These are no longer the days of PPC vs X86.

If anything, people take issue that Apple does not sell a "cheap" box for $300 - $400 that is "good enough" for people who just want to check email, and surf the web...

Reply Score: 1

surprise: opinions differ
by l3v1 on Thu 16th Sep 2010 21:16 UTC
l3v1
Member since:
2005-07-06

I'm sorry but that just hasn't held true in the last decade. Time and time again you'll find head-to-head comparisons between the price of an Apple system versus the main PC manufacturers (usually Dell) and in most cases Apple is competitive, or often less expensive than a similarly configured PC.


I don't even know why I'm going into this, but it's late, and it's weirdly relaxing, so here you go. We buy desktop PCs from time to time, usually one-two at a time, 90% of them are computation beasts, high end mobos, high end cpus, high end gpus (sometimes multiple), and so on. Rarely, but sometimes we buy branded ones, but most of the time we build them. Why? Because we can always beat the price, with around 30-50%, and with better quality components. Also, outside the U.S. Apple product pricing is sometimes just unbelievable. E.g. I can take any one of the Macbook pro line and find a similar configuration at multiple other brands for half the price. If we're talking Mac pro let's say 8-core, well I've got a beast here on my work desk with higher specs for ~60% of the startig price of that macpro. This pricing argument was never able to hold its ground anyway.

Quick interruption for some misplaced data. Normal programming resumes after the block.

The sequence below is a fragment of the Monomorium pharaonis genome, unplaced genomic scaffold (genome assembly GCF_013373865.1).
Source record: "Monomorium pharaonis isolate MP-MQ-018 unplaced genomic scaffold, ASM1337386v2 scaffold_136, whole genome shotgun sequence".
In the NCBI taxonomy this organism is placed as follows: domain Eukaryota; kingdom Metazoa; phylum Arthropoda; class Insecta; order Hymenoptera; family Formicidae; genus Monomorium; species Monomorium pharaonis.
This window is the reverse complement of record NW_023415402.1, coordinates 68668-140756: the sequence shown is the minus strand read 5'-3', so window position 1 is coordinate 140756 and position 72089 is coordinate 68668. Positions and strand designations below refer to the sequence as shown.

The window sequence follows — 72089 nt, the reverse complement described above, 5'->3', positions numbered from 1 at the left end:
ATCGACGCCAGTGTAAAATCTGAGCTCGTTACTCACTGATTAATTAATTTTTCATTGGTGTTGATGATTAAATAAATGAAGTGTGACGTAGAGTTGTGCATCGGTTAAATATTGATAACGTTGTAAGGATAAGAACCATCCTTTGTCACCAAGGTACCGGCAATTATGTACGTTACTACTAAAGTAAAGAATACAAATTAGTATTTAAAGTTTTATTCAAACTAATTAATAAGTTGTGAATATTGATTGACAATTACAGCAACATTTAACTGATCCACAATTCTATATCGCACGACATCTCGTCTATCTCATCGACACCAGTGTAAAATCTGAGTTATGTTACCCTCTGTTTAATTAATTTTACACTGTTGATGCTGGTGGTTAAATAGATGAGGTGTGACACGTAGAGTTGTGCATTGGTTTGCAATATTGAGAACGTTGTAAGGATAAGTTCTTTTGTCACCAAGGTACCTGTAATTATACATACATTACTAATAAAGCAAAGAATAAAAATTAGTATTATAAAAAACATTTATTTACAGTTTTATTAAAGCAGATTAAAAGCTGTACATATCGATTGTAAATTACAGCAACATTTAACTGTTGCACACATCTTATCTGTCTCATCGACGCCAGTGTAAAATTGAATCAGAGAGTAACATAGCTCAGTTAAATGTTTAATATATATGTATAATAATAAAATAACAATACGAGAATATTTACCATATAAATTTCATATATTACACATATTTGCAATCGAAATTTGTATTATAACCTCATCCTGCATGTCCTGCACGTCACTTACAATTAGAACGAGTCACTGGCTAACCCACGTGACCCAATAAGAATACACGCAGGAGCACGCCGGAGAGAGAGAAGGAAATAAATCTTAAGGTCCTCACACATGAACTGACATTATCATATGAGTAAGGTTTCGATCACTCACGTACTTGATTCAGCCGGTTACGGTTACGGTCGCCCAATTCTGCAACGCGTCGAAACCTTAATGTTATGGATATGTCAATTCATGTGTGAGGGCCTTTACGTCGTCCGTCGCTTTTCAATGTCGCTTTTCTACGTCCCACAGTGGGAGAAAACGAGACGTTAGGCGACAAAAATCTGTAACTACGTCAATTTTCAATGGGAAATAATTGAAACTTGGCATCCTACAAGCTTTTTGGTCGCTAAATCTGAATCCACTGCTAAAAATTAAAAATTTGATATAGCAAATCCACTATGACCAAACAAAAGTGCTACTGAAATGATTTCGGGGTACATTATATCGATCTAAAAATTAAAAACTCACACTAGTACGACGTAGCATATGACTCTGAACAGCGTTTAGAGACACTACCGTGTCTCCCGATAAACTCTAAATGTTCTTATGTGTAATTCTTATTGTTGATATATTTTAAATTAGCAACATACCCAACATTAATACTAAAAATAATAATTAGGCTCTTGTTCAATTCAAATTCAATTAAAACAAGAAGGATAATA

Reply Score: 3

RE: surprise: opinions differ
by fanboi_fanboi on Thu 16th Sep 2010 21:51 UTC in reply to "surprise: opinions differ"
fanboi_fanboi Member since:
2010-04-21